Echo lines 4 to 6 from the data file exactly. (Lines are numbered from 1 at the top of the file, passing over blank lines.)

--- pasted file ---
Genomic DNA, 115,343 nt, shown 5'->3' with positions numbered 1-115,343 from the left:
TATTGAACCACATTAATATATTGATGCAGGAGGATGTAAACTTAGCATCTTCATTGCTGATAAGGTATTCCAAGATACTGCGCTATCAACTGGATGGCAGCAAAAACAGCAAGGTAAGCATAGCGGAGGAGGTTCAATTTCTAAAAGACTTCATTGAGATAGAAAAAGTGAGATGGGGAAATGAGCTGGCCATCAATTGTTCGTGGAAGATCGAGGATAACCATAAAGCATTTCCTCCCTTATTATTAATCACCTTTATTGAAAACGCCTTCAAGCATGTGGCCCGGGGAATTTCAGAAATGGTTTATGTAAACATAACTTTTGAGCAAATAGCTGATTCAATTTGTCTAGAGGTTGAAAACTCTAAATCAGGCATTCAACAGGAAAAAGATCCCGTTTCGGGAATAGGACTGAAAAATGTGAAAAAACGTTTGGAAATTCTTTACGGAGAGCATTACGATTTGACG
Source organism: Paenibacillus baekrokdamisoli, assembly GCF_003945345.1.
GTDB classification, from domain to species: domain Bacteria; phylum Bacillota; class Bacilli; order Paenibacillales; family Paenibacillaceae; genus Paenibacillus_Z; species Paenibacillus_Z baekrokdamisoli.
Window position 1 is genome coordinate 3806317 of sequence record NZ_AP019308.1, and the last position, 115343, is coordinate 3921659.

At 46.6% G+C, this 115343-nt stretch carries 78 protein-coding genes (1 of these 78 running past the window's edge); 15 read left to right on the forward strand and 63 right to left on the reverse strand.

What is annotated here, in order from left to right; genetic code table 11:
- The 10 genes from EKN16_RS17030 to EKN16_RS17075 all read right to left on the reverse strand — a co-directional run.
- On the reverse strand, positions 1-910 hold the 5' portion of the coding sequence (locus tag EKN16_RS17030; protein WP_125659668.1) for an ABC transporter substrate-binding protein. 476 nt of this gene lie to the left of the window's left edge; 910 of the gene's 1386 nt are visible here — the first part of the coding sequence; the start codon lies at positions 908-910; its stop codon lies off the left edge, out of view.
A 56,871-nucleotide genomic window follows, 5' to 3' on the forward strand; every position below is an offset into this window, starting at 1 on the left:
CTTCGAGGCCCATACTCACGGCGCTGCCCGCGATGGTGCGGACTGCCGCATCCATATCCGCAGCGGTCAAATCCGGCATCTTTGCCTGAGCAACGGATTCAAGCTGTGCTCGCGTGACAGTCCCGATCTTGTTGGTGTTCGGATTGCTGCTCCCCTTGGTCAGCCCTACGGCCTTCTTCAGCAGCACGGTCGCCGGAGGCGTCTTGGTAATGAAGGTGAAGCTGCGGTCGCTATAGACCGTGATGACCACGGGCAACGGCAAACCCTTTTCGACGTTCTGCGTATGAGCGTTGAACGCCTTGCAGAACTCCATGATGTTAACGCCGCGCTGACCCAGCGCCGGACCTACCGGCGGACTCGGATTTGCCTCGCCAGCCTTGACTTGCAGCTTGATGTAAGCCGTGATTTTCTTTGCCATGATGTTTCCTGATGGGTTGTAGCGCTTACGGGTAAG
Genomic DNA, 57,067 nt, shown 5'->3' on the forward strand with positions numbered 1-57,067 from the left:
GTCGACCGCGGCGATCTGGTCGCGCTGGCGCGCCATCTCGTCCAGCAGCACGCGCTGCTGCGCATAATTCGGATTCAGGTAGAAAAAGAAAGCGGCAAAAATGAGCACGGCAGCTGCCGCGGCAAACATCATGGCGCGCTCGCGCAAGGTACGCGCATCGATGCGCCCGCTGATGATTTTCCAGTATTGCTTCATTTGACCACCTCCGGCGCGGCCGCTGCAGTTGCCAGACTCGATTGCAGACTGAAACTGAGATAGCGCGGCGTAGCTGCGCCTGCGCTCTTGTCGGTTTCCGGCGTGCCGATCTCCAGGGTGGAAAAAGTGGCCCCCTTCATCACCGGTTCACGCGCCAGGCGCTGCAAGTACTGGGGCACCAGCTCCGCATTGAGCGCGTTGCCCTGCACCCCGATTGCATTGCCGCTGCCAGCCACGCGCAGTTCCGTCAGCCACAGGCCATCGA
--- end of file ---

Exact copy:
GTDB classification, from domain to species: domain Bacteria; phylum Bacillota; class Bacilli; order Paenibacillales; family Paenibacillaceae; genus Paenibacillus_Z; species Paenibacillus_Z baekrokdamisoli.
Window position 1 is genome coordinate 3806317 of sequence record NZ_AP019308.1, and the last position, 115343, is coordinate 3921659.

At 46.6% G+C, this 115343-nt stretch carries 78 protein-coding genes (1 of these 78 running past the window's edge); 15 read left to right on the forward strand and 63 right to left on the reverse strand.